Tonawanda News — One of two police officers killed in North Tonawanda in the line of duty throughout the city’s history was recognized Tuesday by police Chief William Hall and Mayor Rob Ortt.
Albert J. Kasbaum was killed by auto thieves on Aug. 18, 1919, though he wasn’t officially recognized by the city. That changed during a Common Council meeting held at City Hall, as five members of the North Tonawanda Police Honor Guard began a brief ceremony that ended with a proclamation read by Ortt, who declared that going forward Aug. 18 would be known in the city as Albert J. Kasbaum Day.
Kasbaum, who was 35 when he died and had been a member of the department for seven years, had stopped a vehicle on Erie Avenue after receiving correspondence from Lewiston police officers that it was stolen. Kasbaum, who was riding a motorcycle when the incident occurred, was shot four times. One suspect fled, eventually committing suicide in Niagara Falls, another was charged with the killing of Kasbaum, officials said.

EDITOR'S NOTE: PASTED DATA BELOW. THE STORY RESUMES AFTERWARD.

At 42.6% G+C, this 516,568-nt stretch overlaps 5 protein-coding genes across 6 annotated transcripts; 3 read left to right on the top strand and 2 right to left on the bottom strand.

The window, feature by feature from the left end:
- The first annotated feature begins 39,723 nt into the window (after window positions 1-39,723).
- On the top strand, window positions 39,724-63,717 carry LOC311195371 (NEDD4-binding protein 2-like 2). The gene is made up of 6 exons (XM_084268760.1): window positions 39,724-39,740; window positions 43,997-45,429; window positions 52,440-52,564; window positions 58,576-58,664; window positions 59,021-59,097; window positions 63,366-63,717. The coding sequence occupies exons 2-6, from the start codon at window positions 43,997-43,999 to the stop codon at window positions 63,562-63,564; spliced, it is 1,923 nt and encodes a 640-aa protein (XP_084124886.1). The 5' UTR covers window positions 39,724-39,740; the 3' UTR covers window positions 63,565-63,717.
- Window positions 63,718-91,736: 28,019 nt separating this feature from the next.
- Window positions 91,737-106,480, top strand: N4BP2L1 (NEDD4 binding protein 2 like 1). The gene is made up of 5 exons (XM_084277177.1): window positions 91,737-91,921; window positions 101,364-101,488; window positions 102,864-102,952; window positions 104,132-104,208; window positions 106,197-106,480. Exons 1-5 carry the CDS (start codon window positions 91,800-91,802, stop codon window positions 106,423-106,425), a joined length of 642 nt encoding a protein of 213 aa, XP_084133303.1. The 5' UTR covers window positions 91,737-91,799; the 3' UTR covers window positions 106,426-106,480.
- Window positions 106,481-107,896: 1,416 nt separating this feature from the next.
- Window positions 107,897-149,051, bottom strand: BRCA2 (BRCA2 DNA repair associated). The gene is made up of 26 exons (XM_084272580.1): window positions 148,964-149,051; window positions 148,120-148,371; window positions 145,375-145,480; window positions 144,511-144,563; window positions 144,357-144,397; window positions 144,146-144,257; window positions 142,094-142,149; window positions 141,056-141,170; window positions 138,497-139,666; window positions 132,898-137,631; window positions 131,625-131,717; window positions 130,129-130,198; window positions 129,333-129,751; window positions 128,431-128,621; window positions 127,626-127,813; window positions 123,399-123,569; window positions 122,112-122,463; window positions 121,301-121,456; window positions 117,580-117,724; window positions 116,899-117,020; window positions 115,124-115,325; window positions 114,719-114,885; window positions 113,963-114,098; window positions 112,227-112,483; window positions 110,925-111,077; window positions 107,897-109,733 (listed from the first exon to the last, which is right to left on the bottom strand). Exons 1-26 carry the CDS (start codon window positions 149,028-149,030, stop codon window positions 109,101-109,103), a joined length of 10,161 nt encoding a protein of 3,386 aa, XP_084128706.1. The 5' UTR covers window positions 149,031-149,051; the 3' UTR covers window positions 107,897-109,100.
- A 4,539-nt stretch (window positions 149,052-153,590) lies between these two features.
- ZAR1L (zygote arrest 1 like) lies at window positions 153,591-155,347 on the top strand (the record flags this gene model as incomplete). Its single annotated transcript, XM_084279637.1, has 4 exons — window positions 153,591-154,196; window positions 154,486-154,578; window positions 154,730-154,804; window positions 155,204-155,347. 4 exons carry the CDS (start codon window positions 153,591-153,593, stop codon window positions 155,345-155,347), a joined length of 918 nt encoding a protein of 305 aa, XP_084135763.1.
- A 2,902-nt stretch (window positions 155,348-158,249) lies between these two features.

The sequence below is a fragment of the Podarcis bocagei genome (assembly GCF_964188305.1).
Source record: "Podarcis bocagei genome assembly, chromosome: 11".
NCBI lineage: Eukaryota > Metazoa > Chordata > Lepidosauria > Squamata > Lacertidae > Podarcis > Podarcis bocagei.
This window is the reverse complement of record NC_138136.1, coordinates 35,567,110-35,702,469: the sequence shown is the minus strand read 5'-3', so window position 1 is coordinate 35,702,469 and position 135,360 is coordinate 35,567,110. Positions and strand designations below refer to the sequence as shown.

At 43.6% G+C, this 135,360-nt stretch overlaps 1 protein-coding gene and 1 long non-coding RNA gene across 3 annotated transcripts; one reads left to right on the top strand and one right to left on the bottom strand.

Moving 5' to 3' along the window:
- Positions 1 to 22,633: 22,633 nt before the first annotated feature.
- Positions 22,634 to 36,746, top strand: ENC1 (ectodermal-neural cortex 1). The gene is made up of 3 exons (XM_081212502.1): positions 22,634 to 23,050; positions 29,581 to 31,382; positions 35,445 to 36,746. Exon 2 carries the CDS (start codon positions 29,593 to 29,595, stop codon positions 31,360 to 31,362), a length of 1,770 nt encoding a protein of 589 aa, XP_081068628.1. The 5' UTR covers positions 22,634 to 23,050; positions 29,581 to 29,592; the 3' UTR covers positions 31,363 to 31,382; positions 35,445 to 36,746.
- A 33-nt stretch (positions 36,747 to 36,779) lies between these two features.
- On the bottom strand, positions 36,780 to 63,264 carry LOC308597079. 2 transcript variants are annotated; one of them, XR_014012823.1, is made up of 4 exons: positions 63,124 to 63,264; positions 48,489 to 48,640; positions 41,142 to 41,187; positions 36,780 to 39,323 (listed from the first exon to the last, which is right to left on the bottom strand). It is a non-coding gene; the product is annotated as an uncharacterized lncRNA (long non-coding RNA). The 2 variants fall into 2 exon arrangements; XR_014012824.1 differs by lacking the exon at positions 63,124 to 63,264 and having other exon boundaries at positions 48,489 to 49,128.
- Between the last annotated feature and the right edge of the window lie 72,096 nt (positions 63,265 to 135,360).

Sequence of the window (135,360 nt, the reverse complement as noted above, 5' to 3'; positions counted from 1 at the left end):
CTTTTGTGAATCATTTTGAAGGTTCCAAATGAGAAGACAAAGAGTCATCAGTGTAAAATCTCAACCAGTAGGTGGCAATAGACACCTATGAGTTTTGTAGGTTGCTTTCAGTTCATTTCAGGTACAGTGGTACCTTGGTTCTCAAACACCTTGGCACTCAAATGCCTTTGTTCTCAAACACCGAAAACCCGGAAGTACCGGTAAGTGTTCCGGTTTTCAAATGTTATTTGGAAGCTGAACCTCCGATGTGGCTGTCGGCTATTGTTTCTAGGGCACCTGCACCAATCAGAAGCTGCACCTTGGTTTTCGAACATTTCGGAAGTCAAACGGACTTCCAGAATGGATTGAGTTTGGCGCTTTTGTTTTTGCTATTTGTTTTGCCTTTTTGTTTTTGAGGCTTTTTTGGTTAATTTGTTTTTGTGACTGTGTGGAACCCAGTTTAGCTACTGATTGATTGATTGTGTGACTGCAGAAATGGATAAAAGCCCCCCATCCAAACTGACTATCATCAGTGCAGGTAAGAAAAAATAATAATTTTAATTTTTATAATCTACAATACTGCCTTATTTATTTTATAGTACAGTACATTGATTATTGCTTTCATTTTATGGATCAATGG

On Tuesday, with several family members and police officers on hand, Kasbaum was awarded the North Tonawanda Police Department’s Purple Heart Award, an acclaim that began in 2000.
Kasbaum has also been recognized by the National Law Enforcement Officers Memorial in Washington, DC and is also listed on the State of New York Police Officers Memorial Roll of Honor.
Albert Edward, Kasbaum’s great-nephew, accepted the award from Hall.
“This is something that will stay in the family forever,” Edward said. “It’s a great honor.”